Why aren't there real numbers?

Types of numbers: From natural to complex numbers

Different types of numbers are defined in mathematics. There are natural numbers, whole numbers, negative numbers and so-called complex numbers. In this section we will introduce you to the different types of numbers in more detail.

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Natural numbers

In principle, everything I can count is called a natural number: 1, 2, 3, 4, 5, 6, 7, 8, 9, 10, 11 and so on. You can continue counting here as you like. At this point there is usually a question: Is the zero also a natural number? The answer: It depends on how you define natural numbers. In the case of a definition with a zero, the zero is included. If you define the natural numbers without zero, they do not belong to them. You can find more information on this topic in the article Natural Numbers.

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Negative numbers

Negative numbers can be recognized by a minus sign in front of the number, e.g. -5 or -23 or -8.23. The easiest way to understand this is with a bank account. If I have 1000 euros, I have +1000 euros in the account. However, if I borrowed money from the bank, e.g. 1000 euros, then I have -1000 euros. So I have to give the bank 1000 euros to get the 0 euros on my account and not have any debts. You can find more information on this topic in the article Negative Numbers.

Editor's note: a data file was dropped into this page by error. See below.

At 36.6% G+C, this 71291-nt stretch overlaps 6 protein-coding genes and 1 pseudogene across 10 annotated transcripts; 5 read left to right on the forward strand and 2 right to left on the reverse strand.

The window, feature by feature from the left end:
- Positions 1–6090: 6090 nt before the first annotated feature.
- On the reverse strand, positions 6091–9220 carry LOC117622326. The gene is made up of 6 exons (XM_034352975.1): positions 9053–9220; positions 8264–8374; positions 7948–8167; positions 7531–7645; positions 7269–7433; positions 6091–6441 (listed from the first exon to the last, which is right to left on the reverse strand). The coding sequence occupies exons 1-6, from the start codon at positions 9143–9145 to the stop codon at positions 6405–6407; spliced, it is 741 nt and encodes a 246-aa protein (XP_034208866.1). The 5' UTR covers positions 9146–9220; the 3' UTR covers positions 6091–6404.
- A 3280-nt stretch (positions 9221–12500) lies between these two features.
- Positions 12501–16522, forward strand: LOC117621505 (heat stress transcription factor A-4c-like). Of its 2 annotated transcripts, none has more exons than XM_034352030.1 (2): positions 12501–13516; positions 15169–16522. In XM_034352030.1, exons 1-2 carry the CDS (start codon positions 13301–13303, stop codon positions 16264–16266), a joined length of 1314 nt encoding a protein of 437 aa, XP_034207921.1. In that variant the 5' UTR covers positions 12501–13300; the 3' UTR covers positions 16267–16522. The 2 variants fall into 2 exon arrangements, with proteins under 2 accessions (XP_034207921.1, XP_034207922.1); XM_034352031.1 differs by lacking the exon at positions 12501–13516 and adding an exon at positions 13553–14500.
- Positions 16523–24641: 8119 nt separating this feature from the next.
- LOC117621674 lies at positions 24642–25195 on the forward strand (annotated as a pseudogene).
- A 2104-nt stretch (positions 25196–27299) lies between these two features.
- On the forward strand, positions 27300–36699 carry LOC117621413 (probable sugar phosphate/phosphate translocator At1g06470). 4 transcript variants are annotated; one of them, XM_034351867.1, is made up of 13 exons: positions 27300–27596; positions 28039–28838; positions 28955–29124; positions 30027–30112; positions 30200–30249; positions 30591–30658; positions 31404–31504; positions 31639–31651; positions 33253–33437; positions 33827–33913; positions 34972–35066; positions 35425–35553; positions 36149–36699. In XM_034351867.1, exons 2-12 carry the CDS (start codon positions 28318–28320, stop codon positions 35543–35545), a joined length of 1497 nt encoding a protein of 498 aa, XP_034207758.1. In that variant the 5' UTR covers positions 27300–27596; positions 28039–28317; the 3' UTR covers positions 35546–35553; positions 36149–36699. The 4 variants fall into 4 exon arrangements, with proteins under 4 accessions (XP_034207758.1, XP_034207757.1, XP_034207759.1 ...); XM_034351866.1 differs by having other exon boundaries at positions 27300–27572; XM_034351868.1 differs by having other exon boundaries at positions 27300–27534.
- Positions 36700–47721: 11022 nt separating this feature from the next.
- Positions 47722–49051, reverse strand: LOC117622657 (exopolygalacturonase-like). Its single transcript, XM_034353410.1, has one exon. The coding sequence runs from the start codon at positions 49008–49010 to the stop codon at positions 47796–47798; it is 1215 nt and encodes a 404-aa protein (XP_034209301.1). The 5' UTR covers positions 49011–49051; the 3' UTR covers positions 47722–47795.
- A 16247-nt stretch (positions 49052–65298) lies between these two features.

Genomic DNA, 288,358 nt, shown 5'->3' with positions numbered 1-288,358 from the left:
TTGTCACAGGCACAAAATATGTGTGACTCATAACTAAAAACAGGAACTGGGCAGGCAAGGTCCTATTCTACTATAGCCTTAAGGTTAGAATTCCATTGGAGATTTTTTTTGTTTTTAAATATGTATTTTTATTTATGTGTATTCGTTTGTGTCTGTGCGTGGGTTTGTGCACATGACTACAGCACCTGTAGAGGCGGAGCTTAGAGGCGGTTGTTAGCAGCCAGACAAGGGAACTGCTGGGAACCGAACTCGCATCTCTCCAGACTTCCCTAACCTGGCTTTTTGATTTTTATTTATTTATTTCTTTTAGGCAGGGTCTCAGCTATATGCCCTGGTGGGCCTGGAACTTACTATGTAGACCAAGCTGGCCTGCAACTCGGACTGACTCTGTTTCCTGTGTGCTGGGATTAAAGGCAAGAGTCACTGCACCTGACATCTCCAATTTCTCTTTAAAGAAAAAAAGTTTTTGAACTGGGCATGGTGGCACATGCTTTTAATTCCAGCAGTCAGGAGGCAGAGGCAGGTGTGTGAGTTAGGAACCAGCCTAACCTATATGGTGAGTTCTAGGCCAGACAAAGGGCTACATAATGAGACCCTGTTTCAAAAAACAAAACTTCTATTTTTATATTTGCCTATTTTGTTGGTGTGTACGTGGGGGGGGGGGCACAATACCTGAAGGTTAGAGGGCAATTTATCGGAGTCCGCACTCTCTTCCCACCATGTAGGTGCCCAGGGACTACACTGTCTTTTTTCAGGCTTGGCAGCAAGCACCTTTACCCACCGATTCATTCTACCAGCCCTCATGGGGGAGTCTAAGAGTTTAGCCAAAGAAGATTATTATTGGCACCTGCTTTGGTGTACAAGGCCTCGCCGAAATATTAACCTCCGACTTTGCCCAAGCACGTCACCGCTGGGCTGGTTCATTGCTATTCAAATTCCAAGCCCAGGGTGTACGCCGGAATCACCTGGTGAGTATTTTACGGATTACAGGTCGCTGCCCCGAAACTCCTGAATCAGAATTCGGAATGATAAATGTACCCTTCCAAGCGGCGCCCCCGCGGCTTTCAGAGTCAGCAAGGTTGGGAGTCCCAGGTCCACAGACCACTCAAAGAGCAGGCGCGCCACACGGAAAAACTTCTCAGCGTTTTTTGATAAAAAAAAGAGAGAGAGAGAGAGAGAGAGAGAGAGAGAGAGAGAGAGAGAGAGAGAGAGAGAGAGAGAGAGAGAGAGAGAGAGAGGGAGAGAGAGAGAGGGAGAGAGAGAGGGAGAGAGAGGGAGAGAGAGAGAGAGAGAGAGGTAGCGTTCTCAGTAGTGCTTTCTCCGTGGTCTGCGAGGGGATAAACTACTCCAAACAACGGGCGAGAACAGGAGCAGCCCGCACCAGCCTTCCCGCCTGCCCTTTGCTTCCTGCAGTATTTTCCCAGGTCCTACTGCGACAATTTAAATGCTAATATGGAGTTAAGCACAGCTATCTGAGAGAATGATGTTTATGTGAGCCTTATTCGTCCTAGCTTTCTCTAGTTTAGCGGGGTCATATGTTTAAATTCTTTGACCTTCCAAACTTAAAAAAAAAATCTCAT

Whole numbers

The whole numbers are an extension of the natural numbers. They include not only 1, 2, 3, 4 etc. but also negative numbers such as -3, -2, -1. The 0 is also counted. The whole numbers are thus: .... -3, -2, -1, 0, 1, 2, 3 .... You can find more information on this topic in the article Whole Numbers.

Rational numbers

A rational number is a (real) number that can be represented as the ratio of two whole numbers. It includes all numbers that can be represented as a fraction that contains whole numbers in both the numerator and the denominator. Examples: 8/3, 3/4, 232/579. Every integer and every natural number is a rational number. Note: We have a separate section for fractions, which goes into this area in more detail. You can learn more about rational numbers in our article Rational Numbers.

Irrational numbers

Rational numbers can be represented as a fraction, irrational numbers cannot. For example, if you take the root of the number 2, you get about 1.4142. However, this number is imprecise, because the root of 2 has an infinite number of places after the decimal point. This also applies to the circle number π (pronounced: pi), for which the value 3.14 is usually used as an approximation in schools. In practice you break off after a certain place after the comma and thus get a finite decimal number (point number). You can find more about this type of number in our article Irrational Numbers.

Real numbers

The set of real numbers is the union of the rational numbers and the irrational numbers. The definitions for these two types of numbers can be found above. You can find more about this type of number in our article Real Numbers.

Complex numbers

As a rule, one only deals with complex numbers in college or university, but not in school. The complex numbers expand the range of numbers. This is achieved by introducing a new number i or j (depending on which one would prefer to use) with the property i2 = - 1. This number i is called an imaginary unit. Complex numbers are usually represented in the form a + b · j. Example: 4 + 3y or also 2 + 5y. The first number is the real part and the number with the "j" is the imaginary part. They can be plotted in the complex Gaussian plane. The axes are not labeled with x-y as usual from school, but with real-imaginary. The complex numbers are an extensive topic. More on this also in the complex numbers basics.

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